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San Fernando Valley Short Sale Attorneys

Short Sale

When your property is worth less than what you owe and you are facing foreclosure in the San Fernando Valley, a short sale can be beneficial in numerous ways.

Applying for a short sale may stop all foreclosure proceedings, including a sales date, if applied for with enough time in advance. During a short sale, negotiations are made with your lender to allow you to sell your home to a third party for less than what you currently owe on the property; your lender will take the loss and write it off. There are certain guidelines that must be followed, like who can and cannot purchase the home. Additionally, there are certain tax implications that may apply to you so it is important to understand the negotiating process.

A short sale also gives you control of when you will have to vacate the home, rather than waiting for an eviction notice to arrive which could give you little to no time to remove your personal belongings. Additionally, in most instances, your lender will provide you with relocation assistance. We have helped many individuals negotiate short sales and some have received up to $10,000 in relocation funds from their lender to help them move to their new home. A short sale is also good alternative for someone who wants to avoid the negative impact a foreclosure can have on their credit. If you want to rent or buy another home in the near future, saving as much as you can of your credit is crucial.

You may be wondering why a lender would ever agree to a short sale. Well, foreclosing on a home can be expensive and a very long process for lenders, one they would like to avoid. Short sales offer the lender an opportunity to get a bad loan off their hands, and write off the debt. Additionally, lenders are often ranked based on how many foreclosures they have so the less they have the better for them. It is important to seek professional help in negotiating short sales. Understanding the guidelines and knowing what to negotiate for, such as tax implications, is important. Unlike the old saying, what you don't know can, and likely will, hurt you.

In negotiating short sales, time is truly of the essence. In some cases, people come to us too late in their foreclosure status to reap the benefits of a short sale, such as receiving relocation assistance. To find out how a short sale may benefit you, contact our San Fernando Valley foreclosure defense attorneys.

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Securing and Negotiating Your Short Sale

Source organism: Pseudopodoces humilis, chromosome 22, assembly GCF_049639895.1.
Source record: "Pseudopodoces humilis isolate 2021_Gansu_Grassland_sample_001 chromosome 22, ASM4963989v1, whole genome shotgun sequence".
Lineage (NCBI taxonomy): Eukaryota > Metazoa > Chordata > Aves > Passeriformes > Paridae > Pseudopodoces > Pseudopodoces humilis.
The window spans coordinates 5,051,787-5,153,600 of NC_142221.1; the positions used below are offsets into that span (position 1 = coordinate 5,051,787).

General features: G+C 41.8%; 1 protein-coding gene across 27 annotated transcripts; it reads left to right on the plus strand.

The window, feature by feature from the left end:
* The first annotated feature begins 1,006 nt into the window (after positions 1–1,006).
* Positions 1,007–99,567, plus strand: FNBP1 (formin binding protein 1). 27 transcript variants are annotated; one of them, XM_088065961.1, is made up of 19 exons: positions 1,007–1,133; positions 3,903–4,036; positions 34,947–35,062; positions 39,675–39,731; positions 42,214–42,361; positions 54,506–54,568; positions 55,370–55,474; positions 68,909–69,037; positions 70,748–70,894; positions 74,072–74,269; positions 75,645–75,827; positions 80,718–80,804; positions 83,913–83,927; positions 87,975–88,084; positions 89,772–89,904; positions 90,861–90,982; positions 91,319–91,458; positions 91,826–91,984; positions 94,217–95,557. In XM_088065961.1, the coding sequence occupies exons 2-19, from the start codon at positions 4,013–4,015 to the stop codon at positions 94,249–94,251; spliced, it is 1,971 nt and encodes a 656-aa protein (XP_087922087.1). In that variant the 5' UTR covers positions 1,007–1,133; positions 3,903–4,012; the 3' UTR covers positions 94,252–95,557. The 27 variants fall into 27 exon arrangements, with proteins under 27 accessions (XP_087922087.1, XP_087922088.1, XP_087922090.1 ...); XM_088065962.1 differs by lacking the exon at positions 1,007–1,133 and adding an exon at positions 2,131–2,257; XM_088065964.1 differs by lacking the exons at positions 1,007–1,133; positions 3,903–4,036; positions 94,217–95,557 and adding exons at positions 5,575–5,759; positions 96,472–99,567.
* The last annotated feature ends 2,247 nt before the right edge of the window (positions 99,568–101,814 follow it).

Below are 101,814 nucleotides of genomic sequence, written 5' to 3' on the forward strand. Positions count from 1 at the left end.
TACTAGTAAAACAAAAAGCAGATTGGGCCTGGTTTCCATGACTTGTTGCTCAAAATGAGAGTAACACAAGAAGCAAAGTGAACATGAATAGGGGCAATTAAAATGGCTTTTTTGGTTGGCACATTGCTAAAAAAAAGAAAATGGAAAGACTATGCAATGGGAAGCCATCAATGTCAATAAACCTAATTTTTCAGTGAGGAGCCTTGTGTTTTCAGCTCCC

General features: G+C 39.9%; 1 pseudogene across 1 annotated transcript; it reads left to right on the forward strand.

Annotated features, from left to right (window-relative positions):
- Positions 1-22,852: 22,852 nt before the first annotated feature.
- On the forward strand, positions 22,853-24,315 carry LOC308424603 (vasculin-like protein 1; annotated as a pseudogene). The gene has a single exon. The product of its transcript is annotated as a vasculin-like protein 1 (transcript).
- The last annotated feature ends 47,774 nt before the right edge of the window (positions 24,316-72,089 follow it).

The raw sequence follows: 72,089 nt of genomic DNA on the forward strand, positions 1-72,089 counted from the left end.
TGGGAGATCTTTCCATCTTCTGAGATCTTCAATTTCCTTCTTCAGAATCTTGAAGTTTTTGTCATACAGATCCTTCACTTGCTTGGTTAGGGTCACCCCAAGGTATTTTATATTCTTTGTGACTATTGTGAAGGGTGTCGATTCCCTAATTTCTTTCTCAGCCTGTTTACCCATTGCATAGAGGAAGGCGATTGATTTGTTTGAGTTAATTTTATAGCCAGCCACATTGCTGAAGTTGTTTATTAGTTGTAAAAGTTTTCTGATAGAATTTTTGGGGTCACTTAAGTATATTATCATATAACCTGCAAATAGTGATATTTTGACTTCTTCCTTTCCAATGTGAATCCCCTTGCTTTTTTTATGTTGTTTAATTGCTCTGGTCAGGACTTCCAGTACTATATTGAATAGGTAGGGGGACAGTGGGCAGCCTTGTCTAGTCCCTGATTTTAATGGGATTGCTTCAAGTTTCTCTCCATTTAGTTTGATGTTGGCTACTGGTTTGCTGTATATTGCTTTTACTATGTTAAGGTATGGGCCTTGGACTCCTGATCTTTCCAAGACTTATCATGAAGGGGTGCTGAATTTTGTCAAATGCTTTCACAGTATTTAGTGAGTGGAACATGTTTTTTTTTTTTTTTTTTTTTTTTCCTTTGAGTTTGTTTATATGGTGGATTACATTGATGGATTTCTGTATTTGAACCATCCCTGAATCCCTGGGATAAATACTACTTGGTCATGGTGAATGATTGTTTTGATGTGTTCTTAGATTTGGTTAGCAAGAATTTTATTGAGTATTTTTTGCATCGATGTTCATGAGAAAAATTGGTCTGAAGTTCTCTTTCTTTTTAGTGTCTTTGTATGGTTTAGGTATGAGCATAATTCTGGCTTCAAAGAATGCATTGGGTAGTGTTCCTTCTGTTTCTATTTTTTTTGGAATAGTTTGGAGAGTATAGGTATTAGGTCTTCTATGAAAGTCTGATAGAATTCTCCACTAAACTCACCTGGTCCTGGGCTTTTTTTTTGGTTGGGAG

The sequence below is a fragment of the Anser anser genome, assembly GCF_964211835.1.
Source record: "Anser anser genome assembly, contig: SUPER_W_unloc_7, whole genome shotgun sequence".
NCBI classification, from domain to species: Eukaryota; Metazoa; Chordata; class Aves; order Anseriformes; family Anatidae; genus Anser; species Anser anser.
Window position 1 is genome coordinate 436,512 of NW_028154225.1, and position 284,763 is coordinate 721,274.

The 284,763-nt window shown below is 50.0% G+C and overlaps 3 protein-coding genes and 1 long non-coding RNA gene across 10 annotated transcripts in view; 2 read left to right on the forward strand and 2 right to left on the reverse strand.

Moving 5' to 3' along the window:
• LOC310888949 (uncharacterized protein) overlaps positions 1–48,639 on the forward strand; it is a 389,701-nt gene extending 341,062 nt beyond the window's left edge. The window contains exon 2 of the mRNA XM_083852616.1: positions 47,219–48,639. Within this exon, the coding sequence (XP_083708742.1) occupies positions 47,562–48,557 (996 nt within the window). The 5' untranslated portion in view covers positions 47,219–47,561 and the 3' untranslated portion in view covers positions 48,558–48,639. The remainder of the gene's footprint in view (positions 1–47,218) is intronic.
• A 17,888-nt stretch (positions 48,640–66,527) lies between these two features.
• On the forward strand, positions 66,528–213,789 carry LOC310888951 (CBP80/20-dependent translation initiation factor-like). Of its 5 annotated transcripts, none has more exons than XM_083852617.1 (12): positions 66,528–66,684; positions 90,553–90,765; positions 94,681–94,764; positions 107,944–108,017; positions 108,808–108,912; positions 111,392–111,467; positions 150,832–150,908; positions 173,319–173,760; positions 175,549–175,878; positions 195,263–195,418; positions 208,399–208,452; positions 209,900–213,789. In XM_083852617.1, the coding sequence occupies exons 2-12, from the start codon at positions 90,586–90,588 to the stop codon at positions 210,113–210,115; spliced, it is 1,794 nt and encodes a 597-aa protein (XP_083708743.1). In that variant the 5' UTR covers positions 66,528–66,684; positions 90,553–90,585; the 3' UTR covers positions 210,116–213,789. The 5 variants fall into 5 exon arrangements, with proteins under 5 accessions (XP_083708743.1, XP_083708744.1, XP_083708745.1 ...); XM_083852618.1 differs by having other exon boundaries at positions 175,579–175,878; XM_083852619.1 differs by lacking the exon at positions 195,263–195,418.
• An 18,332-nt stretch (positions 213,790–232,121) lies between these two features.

If you’ve never gone through a short sale before, you’re going to be unfamiliar with the process. It should go something like this:

  • You’ll contact your lender and ask which department handles short sales. Short sales are usually handled by the lender’s loss mitigation department.
  • Tell the lender you are planning to do a short sale and request the appropriate documents.
  • Fill out the forms the lender gives you.
  • Prepare a short sale package or packet, consisting of the documentation the lender requests. This typically includes: two years of W-2 forms, 30 days of payroll stubs, two years’ tax returns, bank statements, medical bills, proof of unemployment, proof of hardship letter, and a comparative market analysis or list of recent comparable home sales in your area.
  • Now that you’ve got all the paperwork together, you’ll want to find a short sale broker. This is important because most banks will not approve a short sale if you don’t have an experienced short sale broker to assist you. Brokers take a percentage of the sale price as payment, so ask how much they will charge.
  • Now it’s time to submit your short sale package to the lender. Hopefully the lender will approve the short sale and you and your broker will be able to list your home for sale. The approval will include the lowest price the lender will let your house be sold for and the amount of time the lender gives you to sell it before beginning foreclosure proceedings.
  • When negotiating your short sale, make sure to ask for a "deficiency waiver." This will prevent your lender from seeking a "deficiency judgment" against you. A deficiency judgment will hold you responsible for the difference between the short sale price and the amount you owe on your mortgage. Remember, even if you receive a deficiency waiver, you may still be on the hook to the IRS for taxes on the amount of money forgiven – it’s considered a gift. This tax liability depends on your circumstances, and an experienced attorney should know how to help.

Keep in mind that lenders are under no obligation to agree to anything, and only will if it benefits them. Also, make sure that you get all the agreements you make with a lender in writing, and document all conversations and correspondence. Getting a lender to agree to a short sale can be a complicated, drawn-out process. To get the results you want it’s important to have the guidance of an experienced short sale attorney. The legal team at the Nader Law Firm has been looking out for San Fernando Valley homeowners for over 20 years. Let us put our experience to work on your case by calling (818) 788-5008 for a free consultation.

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